First, I apologize for how late this is, I had some trouble understanding the more technical aspects of the material.
The first article, Social Media and Academic Surveillance was an incredibly interesting read. Dorothy Kim describes how in the digital age, the issue of privacy, how ethical it is to use data that researchers do not have explicit permission to access, and how women of color are treated in the digital world. She begins her article by talking about Twitter as being similar to the panopticon, but it’s her description of Twitter as being inhabited by digital bodies, and thus, being afforded the same freedoms as people would be afforded in the physical public that is compelling, and I agree that data ethics needs to be addressed. In talking about these ethical dilemmas, Kim uses a few examples.
The first couple of cases are more recent. The study on “Black Twitter” at USC Annenberg, was troubling in how the researchers, rather than informing students involved with the study that their Twitter feeds were being examined, declined telling them. This led to obvious backlash, and a response from the students who had their information taken. The next case, which involves a website being plagiarized by students attending the California College of Arts. In this instance, the students claimed that the project, developed by the Save Wiyabi Mapping Project, was their own, when it really wasn’t. While the group that originally created the project was able to get the CCA work taken down, it was still able to win an award.
The third case relates to a woman named Henrietta Lacks, an African American woman who had cells harvested from her while she was battling cervical cancer. The cells, which were harvested in 1951, eventually became the basis for many advances in medicine (including the polio vaccine). This information was hidden from Lacks’s family until the 1970s, as the harvesting was done without the consent of Lacks or any of her relatives. The resulting controversy eventually led to a change in the NIH’s rules and guidelines, adopting an “informed consent” model.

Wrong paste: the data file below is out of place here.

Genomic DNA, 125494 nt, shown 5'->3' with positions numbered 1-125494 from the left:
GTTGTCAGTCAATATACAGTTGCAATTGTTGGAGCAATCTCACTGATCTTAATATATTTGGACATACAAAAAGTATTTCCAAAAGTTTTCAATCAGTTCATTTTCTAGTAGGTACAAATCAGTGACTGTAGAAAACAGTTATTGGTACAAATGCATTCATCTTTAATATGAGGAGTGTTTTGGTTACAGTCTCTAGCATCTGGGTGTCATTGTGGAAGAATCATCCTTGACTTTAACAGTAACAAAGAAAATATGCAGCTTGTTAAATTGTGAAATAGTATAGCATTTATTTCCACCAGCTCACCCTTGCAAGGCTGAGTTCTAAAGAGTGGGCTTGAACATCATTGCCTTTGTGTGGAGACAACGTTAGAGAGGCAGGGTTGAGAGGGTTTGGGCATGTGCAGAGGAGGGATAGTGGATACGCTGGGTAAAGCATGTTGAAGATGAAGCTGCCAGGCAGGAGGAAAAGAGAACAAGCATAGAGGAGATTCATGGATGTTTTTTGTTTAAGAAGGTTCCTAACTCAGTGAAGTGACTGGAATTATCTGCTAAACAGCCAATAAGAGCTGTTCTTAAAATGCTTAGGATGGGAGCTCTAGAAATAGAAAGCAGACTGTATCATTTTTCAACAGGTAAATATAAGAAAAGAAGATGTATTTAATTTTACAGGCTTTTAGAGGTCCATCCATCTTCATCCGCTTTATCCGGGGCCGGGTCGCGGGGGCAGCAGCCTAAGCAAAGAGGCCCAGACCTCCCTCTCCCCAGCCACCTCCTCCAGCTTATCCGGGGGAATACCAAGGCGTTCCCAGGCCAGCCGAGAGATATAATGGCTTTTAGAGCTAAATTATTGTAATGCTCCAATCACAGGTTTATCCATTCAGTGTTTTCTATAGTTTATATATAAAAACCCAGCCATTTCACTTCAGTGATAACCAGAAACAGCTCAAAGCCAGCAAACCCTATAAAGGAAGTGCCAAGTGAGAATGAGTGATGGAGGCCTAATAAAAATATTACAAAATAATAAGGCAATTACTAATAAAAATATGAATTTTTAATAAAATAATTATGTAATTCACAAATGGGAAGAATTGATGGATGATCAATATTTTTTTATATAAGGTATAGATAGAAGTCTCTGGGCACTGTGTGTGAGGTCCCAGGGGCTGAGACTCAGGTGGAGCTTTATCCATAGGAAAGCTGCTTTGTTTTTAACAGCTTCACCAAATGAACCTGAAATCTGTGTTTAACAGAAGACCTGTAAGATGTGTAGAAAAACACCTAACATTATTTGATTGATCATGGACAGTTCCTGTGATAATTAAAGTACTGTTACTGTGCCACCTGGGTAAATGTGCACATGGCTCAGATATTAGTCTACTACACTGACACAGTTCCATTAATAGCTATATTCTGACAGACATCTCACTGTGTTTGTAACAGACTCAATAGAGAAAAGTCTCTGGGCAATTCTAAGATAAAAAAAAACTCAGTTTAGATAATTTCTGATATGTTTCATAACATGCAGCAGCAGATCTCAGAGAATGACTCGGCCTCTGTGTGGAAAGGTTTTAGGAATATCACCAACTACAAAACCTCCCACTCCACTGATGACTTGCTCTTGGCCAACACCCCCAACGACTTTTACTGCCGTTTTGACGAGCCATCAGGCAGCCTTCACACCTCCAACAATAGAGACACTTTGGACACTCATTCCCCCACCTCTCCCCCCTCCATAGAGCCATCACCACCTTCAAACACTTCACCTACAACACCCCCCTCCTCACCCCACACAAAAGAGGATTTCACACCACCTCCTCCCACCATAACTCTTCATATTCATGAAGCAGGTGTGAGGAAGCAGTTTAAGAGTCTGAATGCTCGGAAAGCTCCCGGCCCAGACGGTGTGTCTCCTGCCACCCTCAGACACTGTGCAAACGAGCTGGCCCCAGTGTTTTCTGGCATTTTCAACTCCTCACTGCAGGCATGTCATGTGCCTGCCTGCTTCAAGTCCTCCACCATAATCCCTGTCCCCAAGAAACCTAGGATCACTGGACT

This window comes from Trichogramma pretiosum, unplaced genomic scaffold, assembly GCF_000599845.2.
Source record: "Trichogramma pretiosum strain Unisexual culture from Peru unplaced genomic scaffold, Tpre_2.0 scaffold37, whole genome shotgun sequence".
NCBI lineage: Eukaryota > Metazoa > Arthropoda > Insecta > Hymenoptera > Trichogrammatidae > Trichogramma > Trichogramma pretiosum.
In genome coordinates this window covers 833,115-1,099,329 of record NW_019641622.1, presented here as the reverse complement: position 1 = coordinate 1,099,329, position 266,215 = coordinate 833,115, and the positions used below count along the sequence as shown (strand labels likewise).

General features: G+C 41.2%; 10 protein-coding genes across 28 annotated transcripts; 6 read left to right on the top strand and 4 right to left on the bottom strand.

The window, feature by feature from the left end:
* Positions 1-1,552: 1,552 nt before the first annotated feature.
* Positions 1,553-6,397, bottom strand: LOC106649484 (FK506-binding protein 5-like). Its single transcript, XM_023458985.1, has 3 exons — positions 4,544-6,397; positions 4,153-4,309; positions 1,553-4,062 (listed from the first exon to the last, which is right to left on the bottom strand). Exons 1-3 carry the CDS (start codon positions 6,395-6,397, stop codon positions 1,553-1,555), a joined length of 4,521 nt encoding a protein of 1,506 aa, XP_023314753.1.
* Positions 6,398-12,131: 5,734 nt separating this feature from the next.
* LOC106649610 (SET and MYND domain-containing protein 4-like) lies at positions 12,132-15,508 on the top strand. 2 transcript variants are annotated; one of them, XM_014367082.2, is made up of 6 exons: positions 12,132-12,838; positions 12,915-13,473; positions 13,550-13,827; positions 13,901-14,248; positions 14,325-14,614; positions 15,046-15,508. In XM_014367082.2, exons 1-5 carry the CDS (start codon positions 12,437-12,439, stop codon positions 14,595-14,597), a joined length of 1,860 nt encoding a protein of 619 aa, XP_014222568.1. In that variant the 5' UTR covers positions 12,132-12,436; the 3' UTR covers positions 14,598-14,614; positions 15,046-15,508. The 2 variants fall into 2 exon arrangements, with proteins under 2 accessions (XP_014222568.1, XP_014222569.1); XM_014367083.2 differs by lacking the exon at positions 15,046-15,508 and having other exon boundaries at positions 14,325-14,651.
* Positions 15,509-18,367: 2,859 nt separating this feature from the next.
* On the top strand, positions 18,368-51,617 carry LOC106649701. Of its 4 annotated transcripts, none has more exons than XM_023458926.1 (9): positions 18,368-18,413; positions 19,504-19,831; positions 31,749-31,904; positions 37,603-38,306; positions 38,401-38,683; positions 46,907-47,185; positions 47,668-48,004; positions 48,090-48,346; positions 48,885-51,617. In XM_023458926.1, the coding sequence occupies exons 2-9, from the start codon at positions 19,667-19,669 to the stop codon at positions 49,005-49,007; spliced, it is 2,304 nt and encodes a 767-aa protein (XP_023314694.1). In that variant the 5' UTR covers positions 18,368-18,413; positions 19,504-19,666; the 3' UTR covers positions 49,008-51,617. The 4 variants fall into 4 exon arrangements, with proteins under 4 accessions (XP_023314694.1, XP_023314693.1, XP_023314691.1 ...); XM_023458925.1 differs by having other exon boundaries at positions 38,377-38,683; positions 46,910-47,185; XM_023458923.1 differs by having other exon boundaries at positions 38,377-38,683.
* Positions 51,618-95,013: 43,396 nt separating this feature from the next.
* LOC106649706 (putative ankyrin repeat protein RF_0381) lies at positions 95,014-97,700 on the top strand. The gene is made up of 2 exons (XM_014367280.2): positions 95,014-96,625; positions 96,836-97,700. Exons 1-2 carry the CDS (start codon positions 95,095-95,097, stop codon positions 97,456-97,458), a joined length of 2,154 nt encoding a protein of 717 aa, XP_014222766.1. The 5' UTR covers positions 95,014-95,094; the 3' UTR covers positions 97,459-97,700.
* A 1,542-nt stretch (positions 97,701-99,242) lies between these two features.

Kim concludes her article by going back to the earlier parts of her piece, stating that while Twitter is still a digital panopticon, it has the ability to respond.
The second set of articles are about creating connections between people through the use of metadata, in this case, Paul Revere. Writing from the position of a data analyst in the 18th century, Kieran Healy, an associate professor of sociology at Duke. This is where things started to get confusing, at least for me. It seems that, instead of creating a social “networke” in a more traditional way, Healy worked with colonial membership rosters as a way of creating connections. This led to him finding Paul Revere, who bridged a number of various groups when the data was compiled. This shows that while connections may be difficult to find, they exist if one knows where to look.
The next set of articles relates to the program Gephi, and they provide tutorials on how to use it.First, as way of visualizing data, Gephi is pretty interesting. It takes spreadsheets and makes them into colorful diagrams, which can be hard to decipher (if I’m being honest). Seeing the connections as a visual is also useful, and much easier than sifting through data. The tutorials were helpful for starting the program, but I did run into problems finding certain functions on my end. If I can get over these issues, I’m sure Gephi will be useful in the near future.